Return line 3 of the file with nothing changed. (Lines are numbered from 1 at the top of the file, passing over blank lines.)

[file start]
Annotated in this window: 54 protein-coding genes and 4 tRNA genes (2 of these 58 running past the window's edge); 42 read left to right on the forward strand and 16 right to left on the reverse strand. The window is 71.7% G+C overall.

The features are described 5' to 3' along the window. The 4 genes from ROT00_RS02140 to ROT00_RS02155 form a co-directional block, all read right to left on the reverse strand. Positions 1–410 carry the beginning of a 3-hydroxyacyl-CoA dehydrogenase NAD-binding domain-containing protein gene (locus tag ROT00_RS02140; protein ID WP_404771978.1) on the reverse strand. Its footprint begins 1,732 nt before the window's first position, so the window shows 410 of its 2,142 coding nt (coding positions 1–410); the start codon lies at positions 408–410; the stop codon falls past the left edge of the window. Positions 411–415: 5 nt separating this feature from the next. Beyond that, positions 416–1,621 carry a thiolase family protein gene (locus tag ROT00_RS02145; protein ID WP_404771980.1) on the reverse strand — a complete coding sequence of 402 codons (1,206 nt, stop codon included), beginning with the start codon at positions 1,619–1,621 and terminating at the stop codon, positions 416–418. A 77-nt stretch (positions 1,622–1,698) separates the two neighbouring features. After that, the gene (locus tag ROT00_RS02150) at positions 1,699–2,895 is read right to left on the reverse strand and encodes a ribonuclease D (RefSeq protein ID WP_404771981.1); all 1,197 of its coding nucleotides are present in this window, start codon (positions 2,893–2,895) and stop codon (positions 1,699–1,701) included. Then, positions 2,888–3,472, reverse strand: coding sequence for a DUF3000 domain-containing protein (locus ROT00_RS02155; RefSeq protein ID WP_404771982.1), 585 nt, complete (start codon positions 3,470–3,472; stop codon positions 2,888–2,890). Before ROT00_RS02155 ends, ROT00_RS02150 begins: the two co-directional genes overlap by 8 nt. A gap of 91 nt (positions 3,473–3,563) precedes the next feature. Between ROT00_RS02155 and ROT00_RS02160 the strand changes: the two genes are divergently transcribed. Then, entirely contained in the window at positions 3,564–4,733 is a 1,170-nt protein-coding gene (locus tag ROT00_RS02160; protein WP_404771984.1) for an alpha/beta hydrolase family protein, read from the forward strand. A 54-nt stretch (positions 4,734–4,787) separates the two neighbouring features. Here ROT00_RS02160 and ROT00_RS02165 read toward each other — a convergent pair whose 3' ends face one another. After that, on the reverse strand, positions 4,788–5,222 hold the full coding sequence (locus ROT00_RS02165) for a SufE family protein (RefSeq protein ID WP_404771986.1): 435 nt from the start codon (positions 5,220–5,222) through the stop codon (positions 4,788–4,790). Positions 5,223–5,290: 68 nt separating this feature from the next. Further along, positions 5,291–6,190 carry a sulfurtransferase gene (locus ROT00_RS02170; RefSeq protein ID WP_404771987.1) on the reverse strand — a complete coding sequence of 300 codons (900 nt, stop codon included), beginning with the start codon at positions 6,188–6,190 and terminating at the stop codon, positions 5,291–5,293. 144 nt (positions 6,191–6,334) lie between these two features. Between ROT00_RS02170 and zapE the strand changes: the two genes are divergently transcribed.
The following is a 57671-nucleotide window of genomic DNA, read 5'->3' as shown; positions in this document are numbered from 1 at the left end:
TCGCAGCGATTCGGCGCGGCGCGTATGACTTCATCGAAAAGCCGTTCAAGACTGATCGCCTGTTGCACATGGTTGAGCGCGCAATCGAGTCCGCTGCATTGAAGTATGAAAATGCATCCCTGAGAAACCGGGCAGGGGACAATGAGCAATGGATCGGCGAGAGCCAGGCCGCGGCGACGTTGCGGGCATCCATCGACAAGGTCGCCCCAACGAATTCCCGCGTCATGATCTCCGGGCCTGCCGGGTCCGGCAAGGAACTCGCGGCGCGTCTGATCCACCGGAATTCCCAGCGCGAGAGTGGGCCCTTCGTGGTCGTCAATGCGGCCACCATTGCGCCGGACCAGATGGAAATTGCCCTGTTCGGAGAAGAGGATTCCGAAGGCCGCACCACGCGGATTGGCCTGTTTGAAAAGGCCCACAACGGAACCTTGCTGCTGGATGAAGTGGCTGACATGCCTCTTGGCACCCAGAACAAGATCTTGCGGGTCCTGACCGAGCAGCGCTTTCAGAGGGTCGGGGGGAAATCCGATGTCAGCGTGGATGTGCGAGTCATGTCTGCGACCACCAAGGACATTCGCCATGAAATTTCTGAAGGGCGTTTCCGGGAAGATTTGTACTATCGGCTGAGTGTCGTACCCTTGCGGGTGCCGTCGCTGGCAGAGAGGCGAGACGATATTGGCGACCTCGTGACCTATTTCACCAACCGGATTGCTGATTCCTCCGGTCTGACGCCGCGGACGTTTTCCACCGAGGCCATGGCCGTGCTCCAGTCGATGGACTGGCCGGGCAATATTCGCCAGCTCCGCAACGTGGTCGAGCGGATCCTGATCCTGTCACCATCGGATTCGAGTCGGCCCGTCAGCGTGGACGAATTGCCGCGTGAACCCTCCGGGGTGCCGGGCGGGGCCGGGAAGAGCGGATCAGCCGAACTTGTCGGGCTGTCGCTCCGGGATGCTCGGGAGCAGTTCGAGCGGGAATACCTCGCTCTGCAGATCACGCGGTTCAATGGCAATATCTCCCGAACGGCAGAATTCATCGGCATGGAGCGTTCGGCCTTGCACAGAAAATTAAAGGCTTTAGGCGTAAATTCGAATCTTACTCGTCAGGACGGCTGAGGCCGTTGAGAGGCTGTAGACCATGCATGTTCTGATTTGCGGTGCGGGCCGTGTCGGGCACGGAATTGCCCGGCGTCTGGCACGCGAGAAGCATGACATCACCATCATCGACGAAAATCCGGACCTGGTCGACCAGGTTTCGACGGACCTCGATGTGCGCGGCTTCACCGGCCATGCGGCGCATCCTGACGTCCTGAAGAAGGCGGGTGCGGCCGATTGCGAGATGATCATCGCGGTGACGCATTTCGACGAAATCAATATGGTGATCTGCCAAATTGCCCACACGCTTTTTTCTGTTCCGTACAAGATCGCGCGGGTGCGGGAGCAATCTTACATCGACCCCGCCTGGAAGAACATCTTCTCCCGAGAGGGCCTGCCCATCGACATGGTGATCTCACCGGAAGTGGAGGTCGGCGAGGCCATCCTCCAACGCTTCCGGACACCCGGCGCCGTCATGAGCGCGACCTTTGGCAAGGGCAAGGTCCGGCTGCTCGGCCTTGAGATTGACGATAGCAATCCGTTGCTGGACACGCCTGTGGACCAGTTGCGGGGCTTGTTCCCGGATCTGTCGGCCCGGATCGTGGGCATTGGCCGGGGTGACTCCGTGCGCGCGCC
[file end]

The following is a 57671-nucleotide window of genomic DNA, read 5'->3' as shown; positions in this document are numbered from 1 at the left end: